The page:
This is an example of a piece that’s not particularly unique or valuable, but for our client it meant a lot because it was a gift from someone she loves, and value can often be a subjective thing. It’s an inexpensive print on synthetic canvas and unfortunately, it had spent many years stored rolled, suffering cracking damage to the ink surface each time it was unfurled.
Once it was temporarily tacked with pushpins to the stretcher frame I made for it, raking light revealed the full extent of the damage. But after gently hand stretching and stapling it, the surface flattened out and the cracked ink fell back into place making it look almost new.
Next we attached a sheet of fluted polypropylene to the back with lath head screws. This material is a favorite of museums and conservators to leave attached to stretched art to protect it from punctures from behind and to minimize puncture damage from the front. This inert plastic sheet is free of colorants that can off-gas harmful chemicals over time. It also keeps the cavity behind a stretched textile from collecting dust and pests over it’s lifetime.
In the design, it was decided that a tapered fabric wrapped liner would be a good buffer between frame and art, both physically and visually. Physically, it creates a channel to hold the glass away from the surface of the canvas, an important protective step to keep any moisture that condenses on it from damaging the art. Also, a liner gives the art visual breathing room from a colorful or ornamented frame, keeping it from seeming to crowd in on or overwhelm the art. We like to wrap liners with fabric because while the weave is textural, its pattern too fine to distract from the more important elements like art and frame.
But which fabric would be appropriate? It was decided to use a white rayon-acetate that would recall Marilyn’s famous billowing halter dress from 1955’s The Seven Year Itch. Because it was wrapped after the liner was joined, the fabric could be seamless across the corners resulting in a truly custom look.
For this modern, graphic image, a contemporary moulding was chosen, a simple 1 1/2″ tall box frame with a slender 3/4″ face. For a fully decorated frame like this, the best species to use is basswood, a hardwood with straight, even, uniform grain with an unremarkable appearance we don’t mind covering. The grain is still visible, however, through the violet stain on top, a transparent layer or color that still reveals the richness and warmth of natural wood. In the exaggerated color of this portrait, the violet is the shadow color, so when we used that color as the dominant color of the frame, it sank back into the shadows and allowed the image’s warmer flesh-tones to shine through by contrast ensuring that the art would take precedence.
The inner and outer planes of the moulding were hand painted to refer to two other dominant colors in the image, the light blue and the pink. While the solid, straight edged shapes that make up the image are echoed in the frame’s colored facets, they are only revealed by an indirect viewing angle of the frame, intense colors calling the viewer to approach that are then muted by a head-on angle.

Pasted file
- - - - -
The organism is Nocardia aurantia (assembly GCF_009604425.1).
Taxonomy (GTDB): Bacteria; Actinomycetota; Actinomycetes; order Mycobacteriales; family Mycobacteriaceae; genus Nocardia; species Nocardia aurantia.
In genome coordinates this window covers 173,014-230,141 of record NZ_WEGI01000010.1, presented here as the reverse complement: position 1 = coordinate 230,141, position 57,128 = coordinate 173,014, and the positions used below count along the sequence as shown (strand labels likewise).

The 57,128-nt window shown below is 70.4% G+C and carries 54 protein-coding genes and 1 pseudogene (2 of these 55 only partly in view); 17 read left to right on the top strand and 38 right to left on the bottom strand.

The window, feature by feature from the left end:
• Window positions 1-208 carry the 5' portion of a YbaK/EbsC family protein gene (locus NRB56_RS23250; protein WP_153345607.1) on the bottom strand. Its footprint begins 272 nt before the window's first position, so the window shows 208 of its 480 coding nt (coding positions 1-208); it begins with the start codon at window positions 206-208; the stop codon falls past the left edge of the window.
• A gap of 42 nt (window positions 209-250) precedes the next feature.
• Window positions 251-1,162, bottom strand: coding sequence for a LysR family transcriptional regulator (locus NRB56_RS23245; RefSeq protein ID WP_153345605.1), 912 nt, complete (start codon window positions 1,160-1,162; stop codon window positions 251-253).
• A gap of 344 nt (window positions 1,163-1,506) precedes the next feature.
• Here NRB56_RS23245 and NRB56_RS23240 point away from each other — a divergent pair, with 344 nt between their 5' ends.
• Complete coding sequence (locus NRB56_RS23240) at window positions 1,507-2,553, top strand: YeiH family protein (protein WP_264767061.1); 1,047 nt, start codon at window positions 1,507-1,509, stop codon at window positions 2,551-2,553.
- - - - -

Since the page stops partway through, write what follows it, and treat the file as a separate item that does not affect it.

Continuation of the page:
There was discussion of whether glass was even necessary in this framing treatment, considering that it’s traditional for art on canvas not to be framed behind glass. Most oil and acrylic paintings are brushed with a protective varnish, one that can be periodically washed away and re-applied as cleaning requires. The surface of dried oil paint is porous and can allow atmospheric dirt and dust to settle not only on the painting but inside it if it is left unglazed, thus the varnish layer is commonly applied once the oil layer cures – although current framing standards recommend the use of glass instead to avoid the potential pitfalls of scrubbing a painting’s surface with the necessary solvents needed to remove it.
This, however is an aqueous ink image, one that can be damaged or at least irreversibly changed by the moisture of a wet varnish coating. The other vulnerability we needed to consider was that in a printed image like this, the inks will fade much more rapidly than oil paint just through exposure to ultraviolet light, high frequencies that overlap the visible spectrum and so are always present whenever a piece of art is displayed and lit and no longer rolled up or in a darkened container. The glass chosen for this frame has an invisible filtering coating on the inside surface that prevents 99% of these damaging UV rays from reaching the image, as well as an anti-reflection coating on the outside, an optical treatment that all but eliminates distracting glare when viewed from straight on, making the glass effectively invisible. Notice the difference in the glare from the picture I took of this frame at an angle versus photo taken from straight on.
Now, our client can display this sentimentally important piece, stretched smooth and flat and looking good as new, confident that it will be protected from deterioration for a lifetime. It will spark conversation from her guests and she’ll remember the special person who gave this print to her whenever she sees in on her wall. Below are more pictures documenting this project: